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Has Russia Grown Weary Of Putin's Phone-In?

Russian President Vladimir Putin gestures as he speaks to journalists following a live nationwide broadcast call-in on June 15.
Russian President Vladimir Putin gestures as he speaks to journalists following a live nationwide broadcast call-in on June 15.

Russian President Vladimir Putin appears to have fine-tuned the art of live stagecraft over the years in his annual call-in show. But this year's Direct Line program may have been the first in which the Kremlin leader's performance was far from convincing.

Kremlin watchers say Putin may end up regretting his decision to hold the annual national call-in, which came just days after nationwide antigovernment protests.

Despite being heavily choreographed, many of the questions during the four-hour event on June 15 focused on pocketbook issues that worry average Russians. That may dent the image of Putin as the country's ultimate problem solver.

According to Mark Galeotti, who is a senior researcher the Institute of International Relations in Prague and co-host of RFE/RL's Power Vertical Podcast, "the fundamental message, to which [Putin] returned time and again, is that the economy is finally picking up. Of course, the very fact that he needs to belabor the point reflects the way that most ordinary Russians are not feeling any improvement, whatever the government's statistics say."

Steven Pifer, a former U.S. deputy assistant secretary of state who's now an analyst with the Brookings Institution, says that "although there is no doubt that Mr. Putin will win reelection," the Russian president may have spent a lot of time talking about economics as a way of "previewing the themes of his campaign."

"That is interesting, since while the Russian economy is growing, it is not growing very much," he told RFE/RL via email. "That is hardly a solid foundation for a campaign but, given Mr. Putin’s current popularity and the relative low ratings of his likely opponents, he may not need much."

The economic woes that many ordinary Russians are still enduring have contributed to growing public discontent.

Earlier this week, Russia witnessed some of the most widespread protests in years. Their ringleader was Kremlin nemesis and anticorruption activist Aleksei Navalny, who got a 30-day prison sentence for his role in organizing the June 12 demos in cities across Russia.

"Honestly, I wonder if Putin is cursing ever saddling himself with this ritual that he now cannot shirk. Although one cannot fault his preparedness or his stamina, he certainly no longer seems to be enjoying himself," Galeotti told RFE/RL by email.

Irreverent Comments

Putin could not have been pleased with some of the text messaging that popped up on the screen in the sleek studio. Some expressed dissent that, while awkward for the Kremlin, was humorous to others.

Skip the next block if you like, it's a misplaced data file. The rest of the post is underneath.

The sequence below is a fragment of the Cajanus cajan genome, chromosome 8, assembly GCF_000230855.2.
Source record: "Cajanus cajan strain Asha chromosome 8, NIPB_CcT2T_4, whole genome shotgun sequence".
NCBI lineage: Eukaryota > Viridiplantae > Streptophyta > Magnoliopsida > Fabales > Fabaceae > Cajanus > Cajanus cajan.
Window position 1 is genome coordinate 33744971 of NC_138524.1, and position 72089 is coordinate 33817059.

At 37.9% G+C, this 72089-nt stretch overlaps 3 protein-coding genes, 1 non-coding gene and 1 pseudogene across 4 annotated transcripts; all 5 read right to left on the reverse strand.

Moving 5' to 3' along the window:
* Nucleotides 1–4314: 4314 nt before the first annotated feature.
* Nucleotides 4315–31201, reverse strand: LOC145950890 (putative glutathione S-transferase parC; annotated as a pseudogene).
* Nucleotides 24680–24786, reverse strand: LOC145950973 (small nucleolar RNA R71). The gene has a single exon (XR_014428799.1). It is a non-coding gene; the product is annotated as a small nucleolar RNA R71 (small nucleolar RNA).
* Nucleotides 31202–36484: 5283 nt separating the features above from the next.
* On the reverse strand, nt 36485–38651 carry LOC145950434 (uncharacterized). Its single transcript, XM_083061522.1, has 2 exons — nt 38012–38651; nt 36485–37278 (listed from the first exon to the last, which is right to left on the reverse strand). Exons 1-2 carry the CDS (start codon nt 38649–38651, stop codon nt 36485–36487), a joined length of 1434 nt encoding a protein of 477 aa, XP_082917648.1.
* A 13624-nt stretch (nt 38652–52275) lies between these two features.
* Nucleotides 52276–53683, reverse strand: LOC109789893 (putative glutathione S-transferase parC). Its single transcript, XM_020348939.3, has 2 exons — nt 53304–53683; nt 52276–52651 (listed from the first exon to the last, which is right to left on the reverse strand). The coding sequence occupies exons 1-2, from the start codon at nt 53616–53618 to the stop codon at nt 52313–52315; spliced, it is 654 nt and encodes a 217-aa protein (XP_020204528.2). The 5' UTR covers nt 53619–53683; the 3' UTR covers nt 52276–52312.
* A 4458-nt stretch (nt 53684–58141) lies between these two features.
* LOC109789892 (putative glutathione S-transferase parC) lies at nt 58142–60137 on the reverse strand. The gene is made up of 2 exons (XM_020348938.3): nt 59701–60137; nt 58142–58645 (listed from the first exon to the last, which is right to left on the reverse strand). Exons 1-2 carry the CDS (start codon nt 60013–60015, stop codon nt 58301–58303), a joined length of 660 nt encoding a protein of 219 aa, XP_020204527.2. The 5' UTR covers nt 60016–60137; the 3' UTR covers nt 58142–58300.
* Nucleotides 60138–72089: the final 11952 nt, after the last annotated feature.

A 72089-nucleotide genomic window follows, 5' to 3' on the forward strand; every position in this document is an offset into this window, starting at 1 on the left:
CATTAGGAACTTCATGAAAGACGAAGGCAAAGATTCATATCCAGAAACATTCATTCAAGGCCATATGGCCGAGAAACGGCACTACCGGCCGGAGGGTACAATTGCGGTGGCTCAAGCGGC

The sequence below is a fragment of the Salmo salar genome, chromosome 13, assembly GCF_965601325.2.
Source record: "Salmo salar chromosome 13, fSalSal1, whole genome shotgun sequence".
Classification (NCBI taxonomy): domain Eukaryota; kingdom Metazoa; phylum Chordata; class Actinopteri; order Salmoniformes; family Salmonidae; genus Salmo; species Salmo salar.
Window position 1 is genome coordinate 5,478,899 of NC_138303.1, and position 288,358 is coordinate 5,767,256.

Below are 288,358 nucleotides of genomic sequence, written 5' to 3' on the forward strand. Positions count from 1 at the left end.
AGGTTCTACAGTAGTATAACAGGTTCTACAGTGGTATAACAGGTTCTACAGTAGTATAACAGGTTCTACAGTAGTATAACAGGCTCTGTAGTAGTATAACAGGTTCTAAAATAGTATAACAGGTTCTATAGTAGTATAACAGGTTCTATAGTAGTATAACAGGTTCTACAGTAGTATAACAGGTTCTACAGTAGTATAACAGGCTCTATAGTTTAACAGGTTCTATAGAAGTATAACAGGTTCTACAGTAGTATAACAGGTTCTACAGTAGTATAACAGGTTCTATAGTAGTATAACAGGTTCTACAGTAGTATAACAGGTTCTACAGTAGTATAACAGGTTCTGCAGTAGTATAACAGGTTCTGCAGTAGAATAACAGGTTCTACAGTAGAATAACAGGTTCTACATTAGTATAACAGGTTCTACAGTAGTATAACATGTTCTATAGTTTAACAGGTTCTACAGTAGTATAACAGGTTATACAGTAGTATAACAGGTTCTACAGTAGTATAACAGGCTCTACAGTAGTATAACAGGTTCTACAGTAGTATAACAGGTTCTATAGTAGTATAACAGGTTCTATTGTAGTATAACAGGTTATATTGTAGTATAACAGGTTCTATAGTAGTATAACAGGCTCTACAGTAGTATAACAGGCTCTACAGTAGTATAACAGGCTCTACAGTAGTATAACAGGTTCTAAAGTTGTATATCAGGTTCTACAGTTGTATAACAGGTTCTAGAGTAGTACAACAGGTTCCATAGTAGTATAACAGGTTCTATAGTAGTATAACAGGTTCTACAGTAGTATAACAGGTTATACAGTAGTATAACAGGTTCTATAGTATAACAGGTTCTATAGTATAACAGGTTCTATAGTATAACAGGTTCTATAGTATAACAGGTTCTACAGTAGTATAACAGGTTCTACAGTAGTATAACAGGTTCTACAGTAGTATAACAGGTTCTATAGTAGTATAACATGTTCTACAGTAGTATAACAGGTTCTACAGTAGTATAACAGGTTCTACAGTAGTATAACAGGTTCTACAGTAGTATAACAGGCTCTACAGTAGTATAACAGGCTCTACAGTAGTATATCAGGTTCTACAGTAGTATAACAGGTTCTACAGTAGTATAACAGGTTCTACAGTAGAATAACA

"Putin, do you really think the people are buying this circus with scripted questions?" one viewer asked.

"When are you going to resign?" another from Perm questioned.

"The only things that really spiced up the whole marathon...were the online comments that snuck onto the screen calling for Putin to step down," Galeotti said.

Stanislav Belkovsky, the leading analyst at Russian TV channel Dozhd, questioned whether Putin may have had enough.

"Even Vladimir Vladimirovich Putin is getting older -- more slowly than average people, of course, but even he is tired of this meaningless pastime," he wrote on the TV station's website.

'Hostage To Fortune'

Paul Schwartz, an analyst at the Arlington, Virginia-based think-tank CNA and expert on Russian military and security policy, told RFE/RL that Putin appeared uncomfortable talking about the recent protests.

"He barely mentioned them in his responses, and when he did he implied that they had been used primarily as a means for political grandstanding by opposition leaders. Moreover, the protests themselves indicate that the favorable view which had been held by many of Mr. Putin's leadership qualities has at least suffered to some degree over the last few months," Schwartz said.

Few questions steered beyond domestic concerns. Even Ukraine, which saw Russia annex its Crimea Peninsula in 2014 and then stoke a conflict in eastern regions that has killed at least 10,000 people and shows no sign of abating, got little attention.

"Ukraine's place in this year's Putin call-in was limited to a few instances," said Yevhen Fedchenko, co-founder of the Ukraine fact-checking website "And there are two reasons for that: Putin has no victories to boast about, and he has no vision for Russian audiences on how to end the conflict."

Putin's call for Ukrainian leaders, including President Petro Poroshenko, to give up offshore bank accounts was met by puzzled looks among some experts.

"Calling for Ukraine's leaders to give up their offshore accounts at a time when so much Russian money is still heading out and so many figures within the Russian elite keep their cash abroad is giving up quite a hostage to fortune," Galeotti said.

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    Tony Wesolowsky

    Tony Wesolowsky is a senior correspondent for RFE/RL in Prague, covering Belarus, Ukraine, Russia, and Central Europe, as well as energy issues. His work has also appeared in The Philadelphia Inquirer, the Christian Science Monitor, and the Bulletin Of The Atomic Scientists.

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